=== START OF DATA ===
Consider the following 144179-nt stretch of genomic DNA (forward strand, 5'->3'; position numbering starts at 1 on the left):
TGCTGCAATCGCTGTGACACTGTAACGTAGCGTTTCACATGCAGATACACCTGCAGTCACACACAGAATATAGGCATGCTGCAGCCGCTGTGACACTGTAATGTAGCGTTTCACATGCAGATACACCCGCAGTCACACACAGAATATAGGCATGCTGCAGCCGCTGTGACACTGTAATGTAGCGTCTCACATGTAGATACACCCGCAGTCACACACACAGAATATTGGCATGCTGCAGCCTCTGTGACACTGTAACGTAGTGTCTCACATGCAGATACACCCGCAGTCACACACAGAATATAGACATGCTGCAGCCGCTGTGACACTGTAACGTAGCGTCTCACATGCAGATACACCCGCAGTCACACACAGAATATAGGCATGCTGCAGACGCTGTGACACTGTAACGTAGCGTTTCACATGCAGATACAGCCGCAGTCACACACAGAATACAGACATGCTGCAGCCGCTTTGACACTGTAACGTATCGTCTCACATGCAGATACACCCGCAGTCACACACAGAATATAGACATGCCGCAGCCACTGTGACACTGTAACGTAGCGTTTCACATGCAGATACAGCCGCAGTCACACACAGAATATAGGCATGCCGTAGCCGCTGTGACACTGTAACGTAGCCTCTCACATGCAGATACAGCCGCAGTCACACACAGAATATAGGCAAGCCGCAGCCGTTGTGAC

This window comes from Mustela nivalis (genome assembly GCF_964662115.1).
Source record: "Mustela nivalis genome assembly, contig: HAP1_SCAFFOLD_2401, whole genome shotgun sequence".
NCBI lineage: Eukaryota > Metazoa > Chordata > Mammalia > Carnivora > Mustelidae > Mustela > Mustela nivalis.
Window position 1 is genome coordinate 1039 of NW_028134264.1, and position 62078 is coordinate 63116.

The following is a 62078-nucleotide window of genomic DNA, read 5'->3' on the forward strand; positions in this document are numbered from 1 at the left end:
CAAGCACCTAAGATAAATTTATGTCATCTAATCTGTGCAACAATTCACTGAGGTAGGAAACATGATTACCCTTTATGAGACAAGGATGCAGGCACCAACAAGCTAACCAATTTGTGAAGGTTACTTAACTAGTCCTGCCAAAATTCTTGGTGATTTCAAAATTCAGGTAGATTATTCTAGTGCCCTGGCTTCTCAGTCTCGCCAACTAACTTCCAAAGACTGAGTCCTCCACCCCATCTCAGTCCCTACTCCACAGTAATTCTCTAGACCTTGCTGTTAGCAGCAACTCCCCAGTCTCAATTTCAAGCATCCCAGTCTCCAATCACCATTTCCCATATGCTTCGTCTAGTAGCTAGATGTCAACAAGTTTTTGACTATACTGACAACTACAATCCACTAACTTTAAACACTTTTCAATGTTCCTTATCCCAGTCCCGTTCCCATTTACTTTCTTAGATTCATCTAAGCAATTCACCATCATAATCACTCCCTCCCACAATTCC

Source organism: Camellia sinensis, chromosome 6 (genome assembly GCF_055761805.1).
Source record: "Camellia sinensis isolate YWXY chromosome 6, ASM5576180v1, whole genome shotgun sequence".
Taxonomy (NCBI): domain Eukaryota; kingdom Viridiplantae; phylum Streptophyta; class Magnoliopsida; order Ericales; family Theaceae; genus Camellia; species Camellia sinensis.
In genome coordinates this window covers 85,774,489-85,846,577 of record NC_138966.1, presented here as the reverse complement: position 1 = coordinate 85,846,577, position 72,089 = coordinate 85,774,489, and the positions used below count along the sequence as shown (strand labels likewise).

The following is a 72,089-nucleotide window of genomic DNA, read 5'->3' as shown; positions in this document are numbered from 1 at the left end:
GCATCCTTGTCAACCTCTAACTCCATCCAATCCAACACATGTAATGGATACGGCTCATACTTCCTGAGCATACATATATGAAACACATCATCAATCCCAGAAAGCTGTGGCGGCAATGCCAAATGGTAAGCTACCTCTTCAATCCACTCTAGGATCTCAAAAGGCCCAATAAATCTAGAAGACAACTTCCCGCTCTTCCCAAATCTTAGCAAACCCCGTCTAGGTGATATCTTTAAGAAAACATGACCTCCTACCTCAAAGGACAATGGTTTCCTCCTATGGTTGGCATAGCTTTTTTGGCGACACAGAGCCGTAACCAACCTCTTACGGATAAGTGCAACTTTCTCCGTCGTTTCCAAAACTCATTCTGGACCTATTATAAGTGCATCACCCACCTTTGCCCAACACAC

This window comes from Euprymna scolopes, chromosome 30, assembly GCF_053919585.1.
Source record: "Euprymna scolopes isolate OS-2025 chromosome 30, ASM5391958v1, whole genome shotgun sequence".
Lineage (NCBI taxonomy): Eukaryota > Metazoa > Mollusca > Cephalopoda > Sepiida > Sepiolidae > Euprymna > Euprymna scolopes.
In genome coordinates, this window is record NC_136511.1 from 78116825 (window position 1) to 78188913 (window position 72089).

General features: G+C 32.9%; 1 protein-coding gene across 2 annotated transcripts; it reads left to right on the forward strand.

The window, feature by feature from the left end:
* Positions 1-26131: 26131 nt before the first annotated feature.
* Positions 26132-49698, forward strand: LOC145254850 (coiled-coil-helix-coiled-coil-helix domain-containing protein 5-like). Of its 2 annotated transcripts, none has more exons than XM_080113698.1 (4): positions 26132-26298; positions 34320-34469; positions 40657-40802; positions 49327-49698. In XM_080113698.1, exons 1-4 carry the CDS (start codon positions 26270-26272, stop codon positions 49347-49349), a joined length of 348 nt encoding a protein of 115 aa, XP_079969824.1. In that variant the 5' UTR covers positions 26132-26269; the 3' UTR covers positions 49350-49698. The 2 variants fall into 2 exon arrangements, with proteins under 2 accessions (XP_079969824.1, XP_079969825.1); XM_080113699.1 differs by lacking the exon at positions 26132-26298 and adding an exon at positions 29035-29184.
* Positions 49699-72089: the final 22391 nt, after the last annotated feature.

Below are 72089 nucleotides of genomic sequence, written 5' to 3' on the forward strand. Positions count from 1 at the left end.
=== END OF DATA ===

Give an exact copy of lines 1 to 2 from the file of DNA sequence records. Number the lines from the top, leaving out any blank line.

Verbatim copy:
Consider the following 144179-nt stretch of genomic DNA (forward strand, 5'->3'; position numbering starts at 1 on the left):
TGCTGCAATCGCTGTGACACTGTAACGTAGCGTTTCACATGCAGATACACCTGCAGTCACACACAGAATATAGGCATGCTGCAGCCGCTGTGACACTGTAATGTAGCGTTTCACATGCAGATACACCCGCAGTCACACACAGAATATAGGCATGCTGCAGCCGCTGTGACACTGTAATGTAGCGTCTCACATGTAGATACACCCGCAGTCACACACACAGAATATTGGCATGCTGCAGCCTCTGTGACACTGTAACGTAGTGTCTCACATGCAGATACACCCGCAGTCACACACAGAATATAGACATGCTGCAGCCGCTGTGACACTGTAACGTAGCGTCTCACATGCAGATACACCCGCAGTCACACACAGAATATAGGCATGCTGCAGACGCTGTGACACTGTAACGTAGCGTTTCACATGCAGATACAGCCGCAGTCACACACAGAATACAGACATGCTGCAGCCGCTTTGACACTGTAACGTATCGTCTCACATGCAGATACACCCGCAGTCACACACAGAATATAGACATGCCGCAGCCACTGTGACACTGTAACGTAGCGTTTCACATGCAGATACAGCCGCAGTCACACACAGAATATAGGCATGCCGTAGCCGCTGTGACACTGTAACGTAGCCTCTCACATGCAGATACAGCCGCAGTCACACACAGAATATAGGCAAGCCGCAGCCGTTGTGAC